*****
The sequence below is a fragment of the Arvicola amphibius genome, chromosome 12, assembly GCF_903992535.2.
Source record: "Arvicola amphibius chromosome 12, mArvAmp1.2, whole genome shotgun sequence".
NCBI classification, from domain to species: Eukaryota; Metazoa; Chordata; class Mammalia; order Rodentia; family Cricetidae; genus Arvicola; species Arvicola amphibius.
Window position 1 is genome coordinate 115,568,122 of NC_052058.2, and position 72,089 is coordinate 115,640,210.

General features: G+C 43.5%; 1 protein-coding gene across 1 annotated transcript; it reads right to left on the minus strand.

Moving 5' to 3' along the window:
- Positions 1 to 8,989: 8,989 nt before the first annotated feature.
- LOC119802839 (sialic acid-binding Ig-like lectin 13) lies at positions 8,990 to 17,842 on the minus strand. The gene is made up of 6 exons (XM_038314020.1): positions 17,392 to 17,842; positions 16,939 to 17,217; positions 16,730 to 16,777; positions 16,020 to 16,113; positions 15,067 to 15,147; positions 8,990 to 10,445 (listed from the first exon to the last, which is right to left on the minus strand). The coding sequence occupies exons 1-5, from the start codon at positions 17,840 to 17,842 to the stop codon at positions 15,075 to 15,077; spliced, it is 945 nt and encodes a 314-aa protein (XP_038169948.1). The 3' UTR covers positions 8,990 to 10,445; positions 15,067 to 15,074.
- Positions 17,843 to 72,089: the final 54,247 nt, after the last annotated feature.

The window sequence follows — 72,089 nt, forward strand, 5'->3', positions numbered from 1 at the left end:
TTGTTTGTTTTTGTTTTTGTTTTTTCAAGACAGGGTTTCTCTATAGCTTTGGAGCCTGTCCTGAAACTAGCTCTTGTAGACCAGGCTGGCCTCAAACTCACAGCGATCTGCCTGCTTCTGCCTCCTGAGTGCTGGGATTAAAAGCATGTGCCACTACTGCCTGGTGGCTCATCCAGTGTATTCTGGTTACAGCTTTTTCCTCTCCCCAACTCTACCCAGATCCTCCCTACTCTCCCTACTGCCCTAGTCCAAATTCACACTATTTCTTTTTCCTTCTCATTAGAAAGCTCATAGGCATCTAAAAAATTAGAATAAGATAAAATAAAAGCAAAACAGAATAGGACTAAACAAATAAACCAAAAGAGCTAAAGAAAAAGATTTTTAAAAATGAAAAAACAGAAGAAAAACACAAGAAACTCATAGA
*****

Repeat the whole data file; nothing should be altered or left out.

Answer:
The sequence below is a fragment of the Arvicola amphibius genome, chromosome 12, assembly GCF_903992535.2.
Source record: "Arvicola amphibius chromosome 12, mArvAmp1.2, whole genome shotgun sequence".
NCBI classification, from domain to species: Eukaryota; Metazoa; Chordata; class Mammalia; order Rodentia; family Cricetidae; genus Arvicola; species Arvicola amphibius.
Window position 1 is genome coordinate 115,568,122 of NC_052058.2, and position 72,089 is coordinate 115,640,210.

General features: G+C 43.5%; 1 protein-coding gene across 1 annotated transcript; it reads right to left on the minus strand.

Moving 5' to 3' along the window:
- Positions 1 to 8,989: 8,989 nt before the first annotated feature.
- LOC119802839 (sialic acid-binding Ig-like lectin 13) lies at positions 8,990 to 17,842 on the minus strand. The gene is made up of 6 exons (XM_038314020.1): positions 17,392 to 17,842; positions 16,939 to 17,217; positions 16,730 to 16,777; positions 16,020 to 16,113; positions 15,067 to 15,147; positions 8,990 to 10,445 (listed from the first exon to the last, which is right to left on the minus strand). The coding sequence occupies exons 1-5, from the start codon at positions 17,840 to 17,842 to the stop codon at positions 15,075 to 15,077; spliced, it is 945 nt and encodes a 314-aa protein (XP_038169948.1). The 3' UTR covers positions 8,990 to 10,445; positions 15,067 to 15,074.
- Positions 17,843 to 72,089: the final 54,247 nt, after the last annotated feature.

The window sequence follows — 72,089 nt, forward strand, 5'->3', positions numbered from 1 at the left end:
TTGTTTGTTTTTGTTTTTGTTTTTTCAAGACAGGGTTTCTCTATAGCTTTGGAGCCTGTCCTGAAACTAGCTCTTGTAGACCAGGCTGGCCTCAAACTCACAGCGATCTGCCTGCTTCTGCCTCCTGAGTGCTGGGATTAAAAGCATGTGCCACTACTGCCTGGTGGCTCATCCAGTGTATTCTGGTTACAGCTTTTTCCTCTCCCCAACTCTACCCAGATCCTCCCTACTCTCCCTACTGCCCTAGTCCAAATTCACACTATTTCTTTTTCCTTCTCATTAGAAAGCTCATAGGCATCTAAAAAATTAGAATAAGATAAAATAAAAGCAAAACAGAATAGGACTAAACAAATAAACCAAAAGAGCTAAAGAAAAAGATTTTTAAAAATGAAAAAACAGAAGAAAAACACAAGAAACTCATAGA